2016 GOP presidential hopefuls already trading blows

At left, Sen. Ted Cruz during a Senate Judiciary Subcommittee hearing on Capitol Hill in April 2013 in Washington, D.C. At right, Rep. Peter King of New York leaves a House Intelligence Committee hearing in November 2012, on Capitol Hill in Washington, D.C. Getty Images/CBS News composite

Ask any potential 2016 candidate about their presidential aspirations, and you'll hear the usual non-answers: The next election is a long way off, I'm concentrating on my day job, and, by golly, presidential politics is the last thing on my mind.

The cagey answers are obligatory - anything more forthright would smack of unseemly ambition - but they're also usually rubbish.

Take Sen. Ted Cruz, R-Texas, interviewed Sunday on ABC's "This Week." Cruz, who is believed to be eyeing a presidential run in 2016, was fundraising in Iowa this weekend - a conspicuous and necessary stop for any presidential hopeful. ABC's Jon Karl tried repeatedly to coax something resembling candor out of Cruz, but the freshman Republican declined to take the bait.

Asked if he's running in 2016, Cruz responded: "We are having a national debate about which direction the country should go...And what I am doing now is trying to participate in that national debate. "

"I understand that everyone likes to focus on the politics," he added, but "I'm not focused on the politics."

Karl seemed to smell something funny. "Is it fair to say you're not?" he asked.

Cruz replied: "I've been in the Senate all of seven months. The last office I was elected to was student council. So this has been a bit of a whirlwind."

But despite his lack of expressed interest in the job, it's clear that Cruz would like to keep the door open. Some have raised questions about whether Cruz, born in Canada to a mother from Delaware, is even eligible to be president, given his foreign birth. In the interview with ABC, Cruz dismissed the doubters.

"My mother was born in Wilmington, Delaware," he explained. "She is a U.S. citizen. So I am a U.S. citizen by birth."

And the case is closed, as far as Cruz is concerned. "I'm not going to engage in a legal debate. The facts are clear," he said. "I can tell you where I was born and who my parents were. And then as a legal matter, others can worry about that. I'm not going to engage."

Cruz even managed to sneak in an underhanded dig at another potential GOP hopeful, staking out a platform as an unapologetic conservative that could serve him well in a presidential primary fight come 2016.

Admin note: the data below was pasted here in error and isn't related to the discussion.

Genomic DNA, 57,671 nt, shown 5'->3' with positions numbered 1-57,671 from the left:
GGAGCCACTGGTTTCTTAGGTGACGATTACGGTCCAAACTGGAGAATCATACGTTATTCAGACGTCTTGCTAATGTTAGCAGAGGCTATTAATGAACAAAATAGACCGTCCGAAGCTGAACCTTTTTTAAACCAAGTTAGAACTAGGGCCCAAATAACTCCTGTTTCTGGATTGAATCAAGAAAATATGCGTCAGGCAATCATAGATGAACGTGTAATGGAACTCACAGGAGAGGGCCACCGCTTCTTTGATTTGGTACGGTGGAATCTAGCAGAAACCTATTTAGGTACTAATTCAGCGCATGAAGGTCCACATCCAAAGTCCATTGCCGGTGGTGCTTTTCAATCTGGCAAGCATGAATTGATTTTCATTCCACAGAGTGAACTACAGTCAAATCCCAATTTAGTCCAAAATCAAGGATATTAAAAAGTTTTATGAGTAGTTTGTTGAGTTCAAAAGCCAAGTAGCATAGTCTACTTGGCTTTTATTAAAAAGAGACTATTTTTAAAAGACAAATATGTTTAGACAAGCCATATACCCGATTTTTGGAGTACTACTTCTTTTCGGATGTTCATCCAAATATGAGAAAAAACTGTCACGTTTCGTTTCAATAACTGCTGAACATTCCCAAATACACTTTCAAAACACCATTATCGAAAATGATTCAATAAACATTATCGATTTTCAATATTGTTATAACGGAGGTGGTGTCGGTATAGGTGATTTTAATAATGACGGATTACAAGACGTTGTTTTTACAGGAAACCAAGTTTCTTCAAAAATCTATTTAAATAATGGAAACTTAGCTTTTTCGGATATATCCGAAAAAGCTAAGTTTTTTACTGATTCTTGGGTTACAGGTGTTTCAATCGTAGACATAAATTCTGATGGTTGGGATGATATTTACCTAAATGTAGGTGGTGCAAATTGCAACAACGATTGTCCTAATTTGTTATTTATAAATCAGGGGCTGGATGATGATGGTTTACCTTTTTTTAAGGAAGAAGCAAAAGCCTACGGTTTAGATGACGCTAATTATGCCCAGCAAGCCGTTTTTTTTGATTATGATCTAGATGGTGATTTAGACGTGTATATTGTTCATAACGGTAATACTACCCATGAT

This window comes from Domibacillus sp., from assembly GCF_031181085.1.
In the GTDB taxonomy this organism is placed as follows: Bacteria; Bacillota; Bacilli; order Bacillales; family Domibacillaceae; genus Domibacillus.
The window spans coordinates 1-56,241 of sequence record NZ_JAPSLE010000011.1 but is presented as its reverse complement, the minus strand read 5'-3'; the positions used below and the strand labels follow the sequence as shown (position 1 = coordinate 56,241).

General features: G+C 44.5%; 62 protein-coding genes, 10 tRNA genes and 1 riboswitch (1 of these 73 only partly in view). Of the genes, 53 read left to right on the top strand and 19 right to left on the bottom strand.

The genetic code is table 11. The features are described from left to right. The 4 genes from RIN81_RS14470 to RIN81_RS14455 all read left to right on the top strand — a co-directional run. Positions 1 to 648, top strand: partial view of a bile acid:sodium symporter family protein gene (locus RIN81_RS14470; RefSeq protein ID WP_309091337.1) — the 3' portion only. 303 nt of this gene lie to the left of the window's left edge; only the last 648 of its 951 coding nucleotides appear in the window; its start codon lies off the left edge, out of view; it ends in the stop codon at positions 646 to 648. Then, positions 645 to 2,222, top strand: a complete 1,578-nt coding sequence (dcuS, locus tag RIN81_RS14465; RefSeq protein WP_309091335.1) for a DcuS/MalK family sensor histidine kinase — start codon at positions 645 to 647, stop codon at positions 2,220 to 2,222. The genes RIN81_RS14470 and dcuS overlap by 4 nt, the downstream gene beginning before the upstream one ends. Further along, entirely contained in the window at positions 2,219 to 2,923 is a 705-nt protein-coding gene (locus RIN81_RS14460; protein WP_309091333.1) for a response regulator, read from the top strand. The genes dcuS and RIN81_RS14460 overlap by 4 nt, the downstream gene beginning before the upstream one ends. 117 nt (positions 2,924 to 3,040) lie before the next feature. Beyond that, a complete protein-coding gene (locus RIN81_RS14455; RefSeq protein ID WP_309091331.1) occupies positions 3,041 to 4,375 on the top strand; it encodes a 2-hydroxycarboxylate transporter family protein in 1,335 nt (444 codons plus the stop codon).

He again voiced his opposition to the Senate's comprehensive immigration reform bill, and knocked one of its Republican co-authors, Sen. Marco Rubio, R-Fla., who is also believed to be eyeballing a presidential run in 2016.

"I think [Rubio] believes in the [Senate] bill," Cruz said. But he added, "If the [Senate] bill became law, in another 10, 20 years, we wouldn't have 11 million people here illegally, we'd have 20 or 30 million."

And as Republicans consider 2016, Cruz said, they should seek a candidate who prizes purity over accommodation.

"You know if you look at the last 40 years, a consistent pattern emerges," he explained. "Republicans nominate a candidate for president who runs as a strong conservative, we win. And we nominate a moderate who doesn't run as a conservative, we lose."

Another Republican 2016 hopeful, however, isn't buying Cruz's claim to be a steadfast conservative, and he believes someone like Cruz would lose if nominated.

Rep. Peter King, R-N.Y., told CBS News this week that he's "looking at" a run for president to counteract the influence of "isolationists" within the GOP like Cruz and Sen. Rand Paul, R-Ky., whose policies he said would be "very damaging" to the Republican Party and to the country.

On Saturday, King, who has been more frank than most about his presidential designs, again condemned the direction in which Cruz and Paul have steered the GOP's foreign policy conversation, telling ABC that former Secretary of State Hillary Clinton would eat them alive in the general election if she secures the Democratic nomination.

"I think she's very strong on foreign policy, and I think that if we nominate someone from our isolationist wing of the party, she'll destroy them," he said.

King reserved some sharp elbows for other Republican presidential hopefuls as well. He suggested Rubio demonstrated some "narrowness" in voting against aid for Hurricane Sandy relief, despite hailing from a state commonly ravaged by hurricanes.

"I have some hard feelings after what he did," King said.

And he said he likes Rep. Paul Ryan, R-Wisc., but, "as far as defense, Paul hasn't really spoken out on defense."

That's the state of play for 2016 politics within the GOP: Some potential candidates are already trading blows, but they're trying mightily to keep their next move concealed.

  • Jake Miller

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